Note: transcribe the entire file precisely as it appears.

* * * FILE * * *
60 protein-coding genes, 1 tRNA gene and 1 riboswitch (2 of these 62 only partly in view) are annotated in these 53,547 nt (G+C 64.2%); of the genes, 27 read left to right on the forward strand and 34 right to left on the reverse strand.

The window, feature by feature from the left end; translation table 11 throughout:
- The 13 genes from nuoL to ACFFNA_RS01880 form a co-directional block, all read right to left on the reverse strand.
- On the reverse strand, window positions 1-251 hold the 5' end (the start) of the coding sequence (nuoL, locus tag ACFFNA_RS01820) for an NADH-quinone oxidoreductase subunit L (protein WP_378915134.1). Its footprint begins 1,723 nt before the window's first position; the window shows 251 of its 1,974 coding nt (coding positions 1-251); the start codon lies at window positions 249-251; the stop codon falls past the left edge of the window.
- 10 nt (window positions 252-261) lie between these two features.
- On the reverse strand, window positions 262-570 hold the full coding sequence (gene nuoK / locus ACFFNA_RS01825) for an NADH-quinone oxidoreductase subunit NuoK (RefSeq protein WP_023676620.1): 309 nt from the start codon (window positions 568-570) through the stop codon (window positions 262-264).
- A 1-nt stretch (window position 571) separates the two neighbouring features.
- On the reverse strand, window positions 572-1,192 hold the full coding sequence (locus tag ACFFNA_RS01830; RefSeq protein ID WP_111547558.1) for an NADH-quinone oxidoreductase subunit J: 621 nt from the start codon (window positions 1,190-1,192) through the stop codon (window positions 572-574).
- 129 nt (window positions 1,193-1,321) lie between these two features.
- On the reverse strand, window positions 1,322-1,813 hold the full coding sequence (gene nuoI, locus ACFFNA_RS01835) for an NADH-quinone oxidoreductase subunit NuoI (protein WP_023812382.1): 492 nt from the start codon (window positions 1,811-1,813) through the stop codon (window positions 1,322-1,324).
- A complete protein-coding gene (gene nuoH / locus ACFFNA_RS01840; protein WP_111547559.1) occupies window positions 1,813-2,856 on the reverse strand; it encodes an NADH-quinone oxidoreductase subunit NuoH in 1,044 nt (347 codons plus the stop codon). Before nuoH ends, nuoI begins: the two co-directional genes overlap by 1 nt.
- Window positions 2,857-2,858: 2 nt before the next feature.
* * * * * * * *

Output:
60 protein-coding genes, 1 tRNA gene and 1 riboswitch (2 of these 62 only partly in view) are annotated in these 53,547 nt (G+C 64.2%); of the genes, 27 read left to right on the forward strand and 34 right to left on the reverse strand.

The window, feature by feature from the left end; translation table 11 throughout:
- The 13 genes from nuoL to ACFFNA_RS01880 form a co-directional block, all read right to left on the reverse strand.
- On the reverse strand, window positions 1-251 hold the 5' end (the start) of the coding sequence (nuoL, locus tag ACFFNA_RS01820) for an NADH-quinone oxidoreductase subunit L (protein WP_378915134.1). Its footprint begins 1,723 nt before the window's first position; the window shows 251 of its 1,974 coding nt (coding positions 1-251); the start codon lies at window positions 249-251; the stop codon falls past the left edge of the window.
- 10 nt (window positions 252-261) lie between these two features.
- On the reverse strand, window positions 262-570 hold the full coding sequence (gene nuoK / locus ACFFNA_RS01825) for an NADH-quinone oxidoreductase subunit NuoK (RefSeq protein WP_023676620.1): 309 nt from the start codon (window positions 568-570) through the stop codon (window positions 262-264).
- A 1-nt stretch (window position 571) separates the two neighbouring features.
- On the reverse strand, window positions 572-1,192 hold the full coding sequence (locus tag ACFFNA_RS01830; RefSeq protein ID WP_111547558.1) for an NADH-quinone oxidoreductase subunit J: 621 nt from the start codon (window positions 1,190-1,192) through the stop codon (window positions 572-574).
- 129 nt (window positions 1,193-1,321) lie between these two features.
- On the reverse strand, window positions 1,322-1,813 hold the full coding sequence (gene nuoI, locus ACFFNA_RS01835) for an NADH-quinone oxidoreductase subunit NuoI (protein WP_023812382.1): 492 nt from the start codon (window positions 1,811-1,813) through the stop codon (window positions 1,322-1,324).
- A complete protein-coding gene (gene nuoH / locus ACFFNA_RS01840; protein WP_111547559.1) occupies window positions 1,813-2,856 on the reverse strand; it encodes an NADH-quinone oxidoreductase subunit NuoH in 1,044 nt (347 codons plus the stop codon). Before nuoH ends, nuoI begins: the two co-directional genes overlap by 1 nt.
- Window positions 2,857-2,858: 2 nt before the next feature.